I agree with your point about taking on negative comments but I still dont think digital should be put in a position of trying to prove itself to above the line. If above the line creatives aren't already convinced by digital then they are way behind.

Anonymous said...

having worked in both traditional and digital over the years, i have a sneaking suspicion that the internet is becoming increasingly less friendly to advertising and it's getting harder and harder to reach people online as they corral themselves into social networks etc.

plus the content seems to be devolving into less and less interesting "things". first it was viral films that usually didn't go viral. then it became gimmicky online toys and widgets etc.

what i'm trying to say is that i don't think the internet isn't turning out to be much good for marketing mass market brands. it's a hard medium when you think about it in a big picture way.

anyone else feel the same? or do i just need to get some stronger weed?

Toad said...

As someone who works both sides of the fence: Digital creatives who work in the online arm of large offline shops are frequently the target of barbs from their offline confreres. Though much less so in the past year, as the general advertising guys realize that if they want to be working in 5 years, they're going to need online. And as the lines are blurring.

Creatives in digital only shops are often unaware of what offline creatives think of them, since they hardly ever encounter them.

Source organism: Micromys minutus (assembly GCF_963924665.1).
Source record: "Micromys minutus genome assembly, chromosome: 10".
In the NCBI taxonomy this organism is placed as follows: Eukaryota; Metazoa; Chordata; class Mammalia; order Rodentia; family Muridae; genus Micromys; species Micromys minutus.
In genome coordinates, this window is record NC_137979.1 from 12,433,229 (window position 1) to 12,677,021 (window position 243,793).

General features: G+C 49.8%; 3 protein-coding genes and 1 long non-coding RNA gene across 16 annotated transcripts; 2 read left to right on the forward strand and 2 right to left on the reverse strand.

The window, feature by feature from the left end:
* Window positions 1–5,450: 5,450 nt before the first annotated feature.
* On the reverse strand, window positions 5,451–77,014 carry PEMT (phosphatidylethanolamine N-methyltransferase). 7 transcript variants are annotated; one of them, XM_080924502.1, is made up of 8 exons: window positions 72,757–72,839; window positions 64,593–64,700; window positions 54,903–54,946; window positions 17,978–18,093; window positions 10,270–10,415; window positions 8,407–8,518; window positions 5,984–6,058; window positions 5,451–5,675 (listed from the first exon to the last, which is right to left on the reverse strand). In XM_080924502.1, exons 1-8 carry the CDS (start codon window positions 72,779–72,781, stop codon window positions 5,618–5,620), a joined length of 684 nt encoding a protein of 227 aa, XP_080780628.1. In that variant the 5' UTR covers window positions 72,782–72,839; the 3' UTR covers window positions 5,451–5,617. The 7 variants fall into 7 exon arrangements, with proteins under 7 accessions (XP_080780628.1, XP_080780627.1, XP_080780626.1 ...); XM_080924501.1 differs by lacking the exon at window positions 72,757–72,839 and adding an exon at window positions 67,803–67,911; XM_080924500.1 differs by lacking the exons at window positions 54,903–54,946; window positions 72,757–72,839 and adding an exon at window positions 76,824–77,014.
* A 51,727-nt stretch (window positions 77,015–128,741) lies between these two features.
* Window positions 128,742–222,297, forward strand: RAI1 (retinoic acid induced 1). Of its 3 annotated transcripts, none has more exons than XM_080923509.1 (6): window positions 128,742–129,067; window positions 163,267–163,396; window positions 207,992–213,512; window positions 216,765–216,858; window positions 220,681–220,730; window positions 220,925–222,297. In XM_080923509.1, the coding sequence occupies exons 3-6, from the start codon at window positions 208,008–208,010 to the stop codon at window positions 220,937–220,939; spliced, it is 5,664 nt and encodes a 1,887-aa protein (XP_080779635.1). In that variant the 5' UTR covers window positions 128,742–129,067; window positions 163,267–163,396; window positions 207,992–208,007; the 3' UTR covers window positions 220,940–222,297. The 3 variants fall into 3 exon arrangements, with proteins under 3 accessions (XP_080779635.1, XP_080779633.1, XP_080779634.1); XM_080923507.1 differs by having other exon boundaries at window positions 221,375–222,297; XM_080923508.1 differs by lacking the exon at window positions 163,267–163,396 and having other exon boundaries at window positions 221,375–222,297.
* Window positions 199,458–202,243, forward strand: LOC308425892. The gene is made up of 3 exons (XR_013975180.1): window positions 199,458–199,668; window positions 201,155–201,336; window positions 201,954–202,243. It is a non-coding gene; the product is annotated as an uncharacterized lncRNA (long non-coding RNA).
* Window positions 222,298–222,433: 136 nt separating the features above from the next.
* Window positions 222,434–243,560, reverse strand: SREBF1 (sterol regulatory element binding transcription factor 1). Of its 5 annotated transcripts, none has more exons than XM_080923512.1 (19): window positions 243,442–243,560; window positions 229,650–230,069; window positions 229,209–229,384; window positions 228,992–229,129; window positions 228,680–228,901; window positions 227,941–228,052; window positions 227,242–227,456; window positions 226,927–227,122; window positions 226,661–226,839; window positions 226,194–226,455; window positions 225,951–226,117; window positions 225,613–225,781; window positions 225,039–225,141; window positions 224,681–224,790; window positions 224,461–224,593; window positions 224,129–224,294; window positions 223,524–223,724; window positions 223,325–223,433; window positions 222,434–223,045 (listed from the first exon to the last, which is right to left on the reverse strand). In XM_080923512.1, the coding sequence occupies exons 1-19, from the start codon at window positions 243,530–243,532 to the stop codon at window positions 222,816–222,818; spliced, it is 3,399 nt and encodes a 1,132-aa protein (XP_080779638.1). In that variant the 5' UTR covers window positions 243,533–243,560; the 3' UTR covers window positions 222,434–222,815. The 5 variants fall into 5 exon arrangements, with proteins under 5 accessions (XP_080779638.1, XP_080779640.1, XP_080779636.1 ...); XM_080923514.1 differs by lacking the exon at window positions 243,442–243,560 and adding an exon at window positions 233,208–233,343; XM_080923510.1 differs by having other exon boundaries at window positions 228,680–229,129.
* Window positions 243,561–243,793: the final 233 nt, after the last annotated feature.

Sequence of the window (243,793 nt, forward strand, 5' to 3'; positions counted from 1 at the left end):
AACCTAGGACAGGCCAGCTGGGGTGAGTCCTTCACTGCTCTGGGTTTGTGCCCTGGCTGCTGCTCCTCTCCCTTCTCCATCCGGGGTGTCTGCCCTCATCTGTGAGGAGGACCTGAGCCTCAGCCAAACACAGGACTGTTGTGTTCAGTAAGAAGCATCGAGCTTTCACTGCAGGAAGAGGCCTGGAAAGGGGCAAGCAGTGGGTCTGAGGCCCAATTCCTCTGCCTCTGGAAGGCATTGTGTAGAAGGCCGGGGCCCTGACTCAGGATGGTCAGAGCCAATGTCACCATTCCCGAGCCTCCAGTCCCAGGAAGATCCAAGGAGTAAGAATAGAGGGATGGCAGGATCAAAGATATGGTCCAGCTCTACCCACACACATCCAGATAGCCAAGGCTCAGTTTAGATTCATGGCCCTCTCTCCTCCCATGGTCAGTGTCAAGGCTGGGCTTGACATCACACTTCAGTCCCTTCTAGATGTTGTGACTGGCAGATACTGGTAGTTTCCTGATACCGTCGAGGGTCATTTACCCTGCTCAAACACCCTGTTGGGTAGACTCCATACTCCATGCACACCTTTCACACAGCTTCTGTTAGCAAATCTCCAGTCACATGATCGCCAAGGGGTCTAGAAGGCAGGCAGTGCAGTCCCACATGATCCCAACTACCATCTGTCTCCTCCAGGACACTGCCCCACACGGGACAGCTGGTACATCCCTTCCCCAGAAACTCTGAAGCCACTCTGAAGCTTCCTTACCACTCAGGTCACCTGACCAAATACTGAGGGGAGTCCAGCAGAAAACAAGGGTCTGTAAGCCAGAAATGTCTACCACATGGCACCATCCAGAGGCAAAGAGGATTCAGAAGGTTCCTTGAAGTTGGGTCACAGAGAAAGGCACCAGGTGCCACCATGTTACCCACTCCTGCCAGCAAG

10 years ago, digital creatives mostly worked in "online." Today, they work in "advertising."

Big change.

PS: And Lunar's right: it's a well done microsite. The equivalent of a nicely done billboard. (Or whatever you Brits call those giant postery things on the sides of highways. Which you don't even call highways but motorways or somesuch.)

Rob Mortimer said...

It seems much more than a microsite to me. For a start it has loads of different interactive things within it; including several games.

Yes it is effectively an online billboard; but calling it a microsite seems to belittle how good it is.

Toad said...

@Rob: Microsite is not a derogatory term. It just means a site that's ancillary to the brand's main site.

Rob Mortimer said...

Yeah, it just seems like a derogatory term! It implies less importance and less content...